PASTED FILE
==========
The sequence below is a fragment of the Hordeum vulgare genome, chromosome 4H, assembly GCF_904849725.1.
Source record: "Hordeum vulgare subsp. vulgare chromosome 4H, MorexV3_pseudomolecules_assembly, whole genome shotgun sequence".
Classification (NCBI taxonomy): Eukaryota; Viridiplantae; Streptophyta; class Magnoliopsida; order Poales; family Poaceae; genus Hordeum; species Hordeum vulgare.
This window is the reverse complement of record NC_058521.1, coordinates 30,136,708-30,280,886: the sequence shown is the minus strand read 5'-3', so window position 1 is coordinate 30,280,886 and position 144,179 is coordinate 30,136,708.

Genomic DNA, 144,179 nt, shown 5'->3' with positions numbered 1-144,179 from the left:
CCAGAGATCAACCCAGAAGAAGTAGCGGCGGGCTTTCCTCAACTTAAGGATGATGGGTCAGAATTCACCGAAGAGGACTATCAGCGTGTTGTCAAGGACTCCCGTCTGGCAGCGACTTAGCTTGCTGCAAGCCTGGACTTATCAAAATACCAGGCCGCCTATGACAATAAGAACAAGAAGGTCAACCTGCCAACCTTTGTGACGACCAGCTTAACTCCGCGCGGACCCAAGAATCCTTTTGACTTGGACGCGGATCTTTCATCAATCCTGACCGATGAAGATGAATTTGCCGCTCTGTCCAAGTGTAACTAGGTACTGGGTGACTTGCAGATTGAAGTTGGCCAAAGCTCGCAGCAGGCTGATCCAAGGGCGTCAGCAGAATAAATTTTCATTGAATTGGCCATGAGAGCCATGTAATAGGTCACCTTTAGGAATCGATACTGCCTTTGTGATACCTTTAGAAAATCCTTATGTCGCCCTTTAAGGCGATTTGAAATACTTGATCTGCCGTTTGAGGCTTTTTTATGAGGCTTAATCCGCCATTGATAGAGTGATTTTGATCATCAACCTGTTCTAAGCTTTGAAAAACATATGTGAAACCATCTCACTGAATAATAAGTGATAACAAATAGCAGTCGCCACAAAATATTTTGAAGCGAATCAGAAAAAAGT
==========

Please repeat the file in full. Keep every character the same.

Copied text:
The sequence below is a fragment of the Hordeum vulgare genome, chromosome 4H, assembly GCF_904849725.1.
Source record: "Hordeum vulgare subsp. vulgare chromosome 4H, MorexV3_pseudomolecules_assembly, whole genome shotgun sequence".
Classification (NCBI taxonomy): Eukaryota; Viridiplantae; Streptophyta; class Magnoliopsida; order Poales; family Poaceae; genus Hordeum; species Hordeum vulgare.
This window is the reverse complement of record NC_058521.1, coordinates 30,136,708-30,280,886: the sequence shown is the minus strand read 5'-3', so window position 1 is coordinate 30,280,886 and position 144,179 is coordinate 30,136,708.

Genomic DNA, 144,179 nt, shown 5'->3' with positions numbered 1-144,179 from the left:
CCAGAGATCAACCCAGAAGAAGTAGCGGCGGGCTTTCCTCAACTTAAGGATGATGGGTCAGAATTCACCGAAGAGGACTATCAGCGTGTTGTCAAGGACTCCCGTCTGGCAGCGACTTAGCTTGCTGCAAGCCTGGACTTATCAAAATACCAGGCCGCCTATGACAATAAGAACAAGAAGGTCAACCTGCCAACCTTTGTGACGACCAGCTTAACTCCGCGCGGACCCAAGAATCCTTTTGACTTGGACGCGGATCTTTCATCAATCCTGACCGATGAAGATGAATTTGCCGCTCTGTCCAAGTGTAACTAGGTACTGGGTGACTTGCAGATTGAAGTTGGCCAAAGCTCGCAGCAGGCTGATCCAAGGGCGTCAGCAGAATAAATTTTCATTGAATTGGCCATGAGAGCCATGTAATAGGTCACCTTTAGGAATCGATACTGCCTTTGTGATACCTTTAGAAAATCCTTATGTCGCCCTTTAAGGCGATTTGAAATACTTGATCTGCCGTTTGAGGCTTTTTTATGAGGCTTAATCCGCCATTGATAGAGTGATTTTGATCATCAACCTGTTCTAAGCTTTGAAAAACATATGTGAAACCATCTCACTGAATAATAAGTGATAACAAATAGCAGTCGCCACAAAATATTTTGAAGCGAATCAGAAAAAAGT